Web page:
Islet transplantation can improve glycemic control in patients with type 1 diabetes and reduce or eliminate the need for insulin. Glucagon-like peptide-1 (GLP-1) is an intestinal insulinotropic hormone that augments glucose induced insulin secretion, and has a trophic effect on beta-cells. We evaluated the effect of GLP-1 on insulin secretion after islet transplantation. Patients underwent hyperglycemic glucose clamp studies 1 month after their last transplant. GLP-1 was infused during the second hour of the hyperglycemic clamp. Results were compared to normal control subjects and patients with type 2 diabetes who underwent an identical hyperglycemic clamp. First phase insulin release was absent in patients, while second phase insulin was not significantly reduced (control: 118 ± 29 pM; type 2 diabetes: 68 ± 20 pM; transplant: 99 ± 18 pM, p = ns for all). GLP-1 had a significant incretin effect on transplanted islets but the response was less than controls (control: 2108 ± 344 pM; type 2 diabetes: 929 ± 331 pM; transplant: 329 ± 112 pM, p < 0.0001 control versus transplant). Islet transplant patients had no evidence of resistance to insulin mediated glucose disposal. We conclude that transplanted islets retain the ability to respond to GLP-1.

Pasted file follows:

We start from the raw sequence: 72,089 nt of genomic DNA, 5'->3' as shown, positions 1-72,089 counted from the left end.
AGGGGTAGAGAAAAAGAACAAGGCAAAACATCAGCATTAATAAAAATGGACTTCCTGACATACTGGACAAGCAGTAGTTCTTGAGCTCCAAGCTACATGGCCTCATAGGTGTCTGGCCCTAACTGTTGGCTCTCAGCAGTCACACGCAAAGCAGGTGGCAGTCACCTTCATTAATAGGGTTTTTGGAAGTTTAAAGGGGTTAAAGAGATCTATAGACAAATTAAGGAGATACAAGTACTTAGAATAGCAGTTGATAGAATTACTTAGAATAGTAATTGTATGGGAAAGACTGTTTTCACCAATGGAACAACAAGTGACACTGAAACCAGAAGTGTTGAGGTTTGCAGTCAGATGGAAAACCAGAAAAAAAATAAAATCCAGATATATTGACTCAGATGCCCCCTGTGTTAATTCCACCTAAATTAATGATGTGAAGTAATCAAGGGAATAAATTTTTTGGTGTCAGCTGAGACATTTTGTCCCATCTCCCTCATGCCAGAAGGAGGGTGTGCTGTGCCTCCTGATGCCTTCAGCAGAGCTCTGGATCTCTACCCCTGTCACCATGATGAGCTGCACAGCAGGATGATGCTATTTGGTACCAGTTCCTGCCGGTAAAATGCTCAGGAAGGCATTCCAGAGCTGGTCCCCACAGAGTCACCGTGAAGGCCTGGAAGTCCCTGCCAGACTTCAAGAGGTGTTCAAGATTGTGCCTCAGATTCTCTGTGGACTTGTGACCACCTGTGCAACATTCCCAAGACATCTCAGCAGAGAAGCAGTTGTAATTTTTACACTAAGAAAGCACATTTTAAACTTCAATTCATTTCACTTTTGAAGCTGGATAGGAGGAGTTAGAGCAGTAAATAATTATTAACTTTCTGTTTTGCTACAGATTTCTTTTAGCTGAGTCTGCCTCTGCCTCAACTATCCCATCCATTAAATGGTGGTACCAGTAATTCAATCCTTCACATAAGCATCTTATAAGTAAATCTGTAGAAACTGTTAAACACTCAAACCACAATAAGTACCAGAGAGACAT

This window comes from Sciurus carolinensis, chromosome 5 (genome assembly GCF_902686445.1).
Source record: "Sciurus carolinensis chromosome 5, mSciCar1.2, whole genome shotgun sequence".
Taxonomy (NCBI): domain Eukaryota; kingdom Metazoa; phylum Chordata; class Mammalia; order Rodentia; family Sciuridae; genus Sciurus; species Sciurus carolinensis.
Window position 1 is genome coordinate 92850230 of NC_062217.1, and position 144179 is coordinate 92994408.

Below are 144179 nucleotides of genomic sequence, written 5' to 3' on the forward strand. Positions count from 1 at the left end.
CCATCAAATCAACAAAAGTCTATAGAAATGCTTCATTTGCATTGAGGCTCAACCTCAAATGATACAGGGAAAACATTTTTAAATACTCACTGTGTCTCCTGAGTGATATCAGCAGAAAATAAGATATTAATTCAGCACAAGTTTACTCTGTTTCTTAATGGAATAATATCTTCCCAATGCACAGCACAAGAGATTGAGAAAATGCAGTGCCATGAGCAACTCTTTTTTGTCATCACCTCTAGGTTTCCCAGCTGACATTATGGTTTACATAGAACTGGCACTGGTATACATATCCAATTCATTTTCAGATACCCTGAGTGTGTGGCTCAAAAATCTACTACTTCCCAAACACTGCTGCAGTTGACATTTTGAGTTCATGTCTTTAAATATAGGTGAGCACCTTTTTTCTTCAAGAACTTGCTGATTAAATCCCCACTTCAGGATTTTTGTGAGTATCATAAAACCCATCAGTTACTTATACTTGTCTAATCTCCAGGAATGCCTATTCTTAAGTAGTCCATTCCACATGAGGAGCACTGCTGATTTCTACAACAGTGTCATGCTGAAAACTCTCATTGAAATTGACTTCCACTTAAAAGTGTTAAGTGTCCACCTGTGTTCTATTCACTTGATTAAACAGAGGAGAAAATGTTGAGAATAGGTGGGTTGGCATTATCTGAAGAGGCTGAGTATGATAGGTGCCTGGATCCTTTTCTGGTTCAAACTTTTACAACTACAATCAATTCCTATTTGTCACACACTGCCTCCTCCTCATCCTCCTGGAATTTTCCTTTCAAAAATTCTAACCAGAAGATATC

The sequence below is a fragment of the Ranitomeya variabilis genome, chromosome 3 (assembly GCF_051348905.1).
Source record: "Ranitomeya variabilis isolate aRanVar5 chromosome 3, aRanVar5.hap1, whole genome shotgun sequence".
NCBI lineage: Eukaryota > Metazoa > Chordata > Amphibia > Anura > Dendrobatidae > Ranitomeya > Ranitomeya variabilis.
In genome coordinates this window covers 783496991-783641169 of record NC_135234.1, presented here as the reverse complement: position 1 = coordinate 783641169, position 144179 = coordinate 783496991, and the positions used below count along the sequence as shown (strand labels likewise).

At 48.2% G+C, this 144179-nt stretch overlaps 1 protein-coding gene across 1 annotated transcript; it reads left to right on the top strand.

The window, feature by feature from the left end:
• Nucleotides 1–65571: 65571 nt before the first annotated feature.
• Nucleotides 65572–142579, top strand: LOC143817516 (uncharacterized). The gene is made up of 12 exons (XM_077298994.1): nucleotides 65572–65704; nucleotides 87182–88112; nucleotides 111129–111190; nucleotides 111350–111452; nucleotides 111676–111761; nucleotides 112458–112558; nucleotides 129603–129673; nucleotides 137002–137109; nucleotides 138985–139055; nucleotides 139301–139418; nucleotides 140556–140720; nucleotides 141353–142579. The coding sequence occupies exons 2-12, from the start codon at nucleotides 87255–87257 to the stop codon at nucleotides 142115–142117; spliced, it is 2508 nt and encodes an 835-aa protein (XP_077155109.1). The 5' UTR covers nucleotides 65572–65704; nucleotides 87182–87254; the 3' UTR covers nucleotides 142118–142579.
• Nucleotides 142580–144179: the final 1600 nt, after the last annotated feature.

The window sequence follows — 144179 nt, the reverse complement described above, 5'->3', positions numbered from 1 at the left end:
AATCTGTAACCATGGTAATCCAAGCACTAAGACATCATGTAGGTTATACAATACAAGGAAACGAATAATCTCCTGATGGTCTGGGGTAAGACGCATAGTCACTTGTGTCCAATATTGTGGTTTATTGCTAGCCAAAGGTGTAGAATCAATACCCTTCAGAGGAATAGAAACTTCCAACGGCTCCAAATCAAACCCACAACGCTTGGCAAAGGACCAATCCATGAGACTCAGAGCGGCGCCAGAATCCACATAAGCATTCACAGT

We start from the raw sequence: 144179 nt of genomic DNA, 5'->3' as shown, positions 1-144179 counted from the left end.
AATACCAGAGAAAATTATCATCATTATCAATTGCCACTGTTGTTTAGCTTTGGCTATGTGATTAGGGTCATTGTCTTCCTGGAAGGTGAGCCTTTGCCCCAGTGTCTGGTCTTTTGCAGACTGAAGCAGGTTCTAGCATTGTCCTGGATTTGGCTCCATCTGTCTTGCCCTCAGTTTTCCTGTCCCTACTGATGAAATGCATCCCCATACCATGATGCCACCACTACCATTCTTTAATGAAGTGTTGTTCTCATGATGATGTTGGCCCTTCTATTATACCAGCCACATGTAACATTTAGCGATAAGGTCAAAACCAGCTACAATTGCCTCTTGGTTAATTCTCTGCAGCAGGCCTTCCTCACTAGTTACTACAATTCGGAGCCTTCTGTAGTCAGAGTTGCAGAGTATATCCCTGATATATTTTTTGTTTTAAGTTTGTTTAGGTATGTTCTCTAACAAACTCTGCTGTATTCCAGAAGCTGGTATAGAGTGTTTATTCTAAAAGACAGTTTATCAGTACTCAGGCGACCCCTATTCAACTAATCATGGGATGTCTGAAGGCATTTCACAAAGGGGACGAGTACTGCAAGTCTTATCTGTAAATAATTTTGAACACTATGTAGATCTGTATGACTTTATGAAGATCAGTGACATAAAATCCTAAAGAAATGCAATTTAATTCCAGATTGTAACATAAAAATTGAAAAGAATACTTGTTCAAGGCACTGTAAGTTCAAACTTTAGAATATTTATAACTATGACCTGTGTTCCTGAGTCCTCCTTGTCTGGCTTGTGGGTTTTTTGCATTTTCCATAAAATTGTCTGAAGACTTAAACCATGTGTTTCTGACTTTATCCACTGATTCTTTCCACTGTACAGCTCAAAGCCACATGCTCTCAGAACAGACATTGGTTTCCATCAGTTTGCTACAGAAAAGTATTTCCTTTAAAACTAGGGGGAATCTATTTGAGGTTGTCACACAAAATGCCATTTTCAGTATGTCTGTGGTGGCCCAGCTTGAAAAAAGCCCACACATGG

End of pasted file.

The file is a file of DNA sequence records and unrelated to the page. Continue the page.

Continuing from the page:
- Islet transplantation
- Type 1 diabetes
ASJC Scopus subject areas
- Internal Medicine
- Endocrinology, Diabetes and Metabolism